CoPs at the World Bank

The BrainYard - Where collaborative minds congregate.

Jennifer Pahlka, Contributor

December 6, 2005

2 Min Read

I was at a conference in Orlando on Knowledge Management and Collaboration for just the day.  My goals in coming here for such a short time (and flying 6000 miles in one day) are to find great collaboration case studies and to get a handle on where KM stops and collaboration starts, or vice versa.  The definition of collaboration here seems to be largely threaded discussions.

 I just sat through a very interesting presentation from a woman from the World Bank whose title is Senior Knowledge and Learning Specialist.

In 1997, the then president of the World Bank announced a major initiative to turn the organization into a “knowledge bank,” whose major purpose other than lending was to share knowledge regarding development and reconstruction with the world at large.  They received three years of significantly increased funding and established knowledge managers in each division and “thematic groups” or communities of practice that promoted tacit learning among their members.  At the end of the three years, the funding ran out and while the group had had successes in many areas, they failed overall to embed the practice of knowledge sharing into the core processes of the organization, due in some part to the departure of the president who had championed the initiative.  Nevertheless, some communities of practice continued to flourish despite the complete dismantling of the program, and some have even been born since the program ended.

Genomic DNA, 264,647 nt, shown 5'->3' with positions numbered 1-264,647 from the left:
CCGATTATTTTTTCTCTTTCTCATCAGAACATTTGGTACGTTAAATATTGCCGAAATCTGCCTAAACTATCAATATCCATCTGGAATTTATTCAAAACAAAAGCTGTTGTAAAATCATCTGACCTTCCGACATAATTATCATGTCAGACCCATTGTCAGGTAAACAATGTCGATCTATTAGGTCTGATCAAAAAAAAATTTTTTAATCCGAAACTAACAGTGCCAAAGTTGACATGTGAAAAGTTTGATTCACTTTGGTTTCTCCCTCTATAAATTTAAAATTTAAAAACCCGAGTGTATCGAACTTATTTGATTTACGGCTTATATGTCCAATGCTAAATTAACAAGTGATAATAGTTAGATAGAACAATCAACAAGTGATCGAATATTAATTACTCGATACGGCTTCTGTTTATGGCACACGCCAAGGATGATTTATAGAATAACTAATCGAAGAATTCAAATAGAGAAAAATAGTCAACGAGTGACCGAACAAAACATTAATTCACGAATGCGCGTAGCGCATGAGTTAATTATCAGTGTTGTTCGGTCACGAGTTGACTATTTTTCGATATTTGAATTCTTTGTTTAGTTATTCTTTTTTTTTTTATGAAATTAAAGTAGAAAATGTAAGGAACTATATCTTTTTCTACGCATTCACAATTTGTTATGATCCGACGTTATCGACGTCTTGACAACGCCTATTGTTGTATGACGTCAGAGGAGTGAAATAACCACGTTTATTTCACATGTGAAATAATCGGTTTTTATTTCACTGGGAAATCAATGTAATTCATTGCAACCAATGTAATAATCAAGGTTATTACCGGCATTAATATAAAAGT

The speaker’s best anecdote served not only as an illustration of the success of CoPs, but also a metaphor for successful technologies that facilitate them.  A manager in charge of rebuilding roads in Afghanistan was faced with the choice between concrete pavers and tarmac.  Conventional wisdom said that only tarmac would meet the requirements, but the manager had seen roads of concrete pavers do well over time and wanted to try them.  The manager tapped a Community of Practice looking for advice and got enough evidence to support doing half the road in tarmac, half in concrete pavers.  Three years later, the concrete paver half is a little worse for the wear, but dramatically better off than the tarmac, which is plagued with potholes.  It turns out that the local community could build and maintain the concrete pavers with current resources and equipment, and when they needed to access systems under the road, they simply lifted the paver up, dug out, and put it back when the problem was fixed.  The tarmac required equipment and resources from multinational contractors, and therefore additional World Bank loans, to fix.  It sometimes makes more sense to build a slightly bumpier road than one we can’t fix on our own, and there is there a lesson there for collaborative technologies? No pun intended, but this quite literally Small Pieces Loosely Joined. 

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